A BRIT firm is to launch the world’s first ‘Crypto ebike’ – an electric bicycle which turns miles pedalled into digital cash.

The two-wheeled ‘TOBA’ is being unveiled by forward-thinking company 50cycles, the UK’s longest-running ebike retailer.

And it’ll reward tech-savvy riders for hitting the road by generating unique cryptocurrency tokens for every 1,000 miles they pedal.

Using the LoyalCoin platform, the TOBA’s coins can be redeemed across a number of brands and stores, or traded for popular digital tokens such as Litecoin, Bitcoin, XEM and Digibytes.

Scott Snaith, founder and CEO of 50cycles, says the ebike essentially acts as a mobile ‘crypto miner’ – mining being the process used to release digital currency.

Instead of being dished-out automatically, Bitcoin and other similar cryptos have to be unlocked by completing complex mathematical equations.

Here each turn of the TOBA bike’s wheel will unlock new tokens.

And the TOBA, which costs £2,595 to buy, is also an electrically-powered bike – featuring an electric motor used to add a boost to human pedal power, making it much easier to cover big distances.

Snaith explains: “This is not only the first electric bike of its kind, but it will be the first product ever to be tokenised and which will issue rewards for use.

“As soon as they start pedalling, riders will be on the way to producing cryptocurrency — and every 1,000 miles should be enough to unlock a set amount to the equivalent of around £20, giving each of our customers an incentive to get on their bikes.

“It is a way of rewarding our customers and riders who are fully-committed to green transportation.”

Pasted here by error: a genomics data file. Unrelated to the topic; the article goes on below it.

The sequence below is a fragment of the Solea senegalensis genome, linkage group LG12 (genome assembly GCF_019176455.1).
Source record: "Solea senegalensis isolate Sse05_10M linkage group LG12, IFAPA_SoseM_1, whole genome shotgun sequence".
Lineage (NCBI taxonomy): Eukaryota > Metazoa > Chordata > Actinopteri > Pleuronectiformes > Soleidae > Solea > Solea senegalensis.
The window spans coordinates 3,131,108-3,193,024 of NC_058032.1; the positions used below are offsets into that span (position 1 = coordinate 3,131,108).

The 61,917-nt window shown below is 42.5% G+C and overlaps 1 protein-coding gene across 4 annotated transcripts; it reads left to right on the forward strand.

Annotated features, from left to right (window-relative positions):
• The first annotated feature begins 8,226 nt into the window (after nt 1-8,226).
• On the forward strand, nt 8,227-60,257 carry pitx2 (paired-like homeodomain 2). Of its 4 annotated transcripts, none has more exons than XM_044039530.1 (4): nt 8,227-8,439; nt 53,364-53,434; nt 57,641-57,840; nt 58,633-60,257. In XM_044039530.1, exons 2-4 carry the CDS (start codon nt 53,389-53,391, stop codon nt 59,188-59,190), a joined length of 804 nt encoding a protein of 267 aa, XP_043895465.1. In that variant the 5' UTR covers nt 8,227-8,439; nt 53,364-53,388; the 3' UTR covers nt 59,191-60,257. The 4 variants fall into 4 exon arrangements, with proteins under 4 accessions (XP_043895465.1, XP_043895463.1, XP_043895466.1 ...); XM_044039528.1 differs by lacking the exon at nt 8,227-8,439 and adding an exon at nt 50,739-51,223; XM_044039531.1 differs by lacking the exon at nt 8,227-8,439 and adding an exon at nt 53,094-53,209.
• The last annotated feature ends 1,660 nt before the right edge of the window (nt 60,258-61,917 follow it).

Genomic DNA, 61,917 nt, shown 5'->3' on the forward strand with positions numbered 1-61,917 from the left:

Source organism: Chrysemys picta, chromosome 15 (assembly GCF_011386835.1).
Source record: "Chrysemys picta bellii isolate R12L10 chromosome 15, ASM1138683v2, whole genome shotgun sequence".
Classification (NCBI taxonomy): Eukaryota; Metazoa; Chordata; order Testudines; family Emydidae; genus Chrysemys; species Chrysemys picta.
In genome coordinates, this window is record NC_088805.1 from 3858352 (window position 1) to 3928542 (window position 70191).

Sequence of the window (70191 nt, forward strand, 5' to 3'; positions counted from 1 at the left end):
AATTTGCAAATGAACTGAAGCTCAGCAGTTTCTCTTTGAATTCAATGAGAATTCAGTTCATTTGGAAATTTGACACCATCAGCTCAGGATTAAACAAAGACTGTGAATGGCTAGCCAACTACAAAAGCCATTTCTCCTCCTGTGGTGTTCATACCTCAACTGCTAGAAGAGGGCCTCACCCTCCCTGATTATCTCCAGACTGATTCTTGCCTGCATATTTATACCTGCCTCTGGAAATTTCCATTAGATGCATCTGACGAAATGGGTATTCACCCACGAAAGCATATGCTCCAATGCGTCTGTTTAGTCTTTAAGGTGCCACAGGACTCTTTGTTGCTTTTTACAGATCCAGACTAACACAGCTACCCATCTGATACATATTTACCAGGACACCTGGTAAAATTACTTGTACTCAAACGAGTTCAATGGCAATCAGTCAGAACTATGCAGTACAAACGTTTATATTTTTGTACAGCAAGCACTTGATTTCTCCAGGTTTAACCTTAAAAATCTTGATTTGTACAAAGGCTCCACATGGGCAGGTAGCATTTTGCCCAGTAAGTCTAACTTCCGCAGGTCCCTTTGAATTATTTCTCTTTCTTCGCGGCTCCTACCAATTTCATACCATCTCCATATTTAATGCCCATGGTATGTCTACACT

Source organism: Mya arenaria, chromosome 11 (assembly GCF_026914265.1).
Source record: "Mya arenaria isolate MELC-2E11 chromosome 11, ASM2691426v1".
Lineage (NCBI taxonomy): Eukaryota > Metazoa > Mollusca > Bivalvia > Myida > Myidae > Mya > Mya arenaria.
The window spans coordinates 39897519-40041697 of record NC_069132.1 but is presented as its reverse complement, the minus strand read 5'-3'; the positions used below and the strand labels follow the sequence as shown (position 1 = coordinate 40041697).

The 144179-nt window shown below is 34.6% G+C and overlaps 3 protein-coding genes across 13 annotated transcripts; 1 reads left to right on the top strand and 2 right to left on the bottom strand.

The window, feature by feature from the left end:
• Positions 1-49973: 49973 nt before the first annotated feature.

Keen cyclists in the UK regularly cover around 4,000 to 5,000 miles a year, through a mix of commuting and leisure rides.

Snaith adds: “We have always been a company that moves ahead of the times by embracing the latest technology.

“Just like we saw the potential in electric bikes in Tokyo 15 years ago, we now see the promise and future in blockchain technology, cryptocurrency and product tokenisation.

“At the moment we are working with LoyalCoin to reward our customers but eventually the TOBA bikes will have their own digital coin which will become one of thousands of currencies of the future.

“And the TOBA will allow riders to become an integral part of its growth – as they earn rewards simply for using the product they choose to own.”

TOBA users will be able to monitor how many tokens they are generating through a mobile app which communicates with the ebike.

Each bike will hold its own private key as a proof of ownership and data record.

The TOBA is due to hit the streets in September this year – to coincide with 50cycles’ 15-year anniversary.

Discounts will also be offered to people who buy a TOBA using cryptocurrency, with 50cycles leading the way when it comes to accepting digital payments like Bitcoin.

Snaith added: “We are looking forward to developing this new business model with LoyalCoin.

“We want to make sure that we give our customers a life-changing experience, with a tangible product, for the commitment they make to the new TOBA tokenized electric bike.”

Snaith’s 50cycles is one of an increasing number of businesses to spot the potential in cryptocurrency — joining many of the world’s biggest firms, like Starbucks, Microsoft, Subway and Amazon.

Meanwhile ebikes are experiencing a popularity surge in the UK.

According to the latest stats from HMRC, released last month, imports of ebikes have jumped from 50,000 to 62,500 in the last year alone.

Ebikes accounted for just 5 per cent of the UK bike market in 2015, but that accelerated to 12 per cent in 2016.

More recently, Halfords described a 220 per cent e-bike sales increase in 2017.

In 2015, 1.2 million were sold in Europe, and it is estimated that this number will triple in 2022.

Snaith adds: “Getting back on two wheels in adulthood can be a fairly daunting experience, but it needn’t be with an ebike. They act as a gateway to riding and for exercising in general.

“We should do all we can to make it an enjoyable and safe form of transport.”

For more information, please visit www.50cycles.com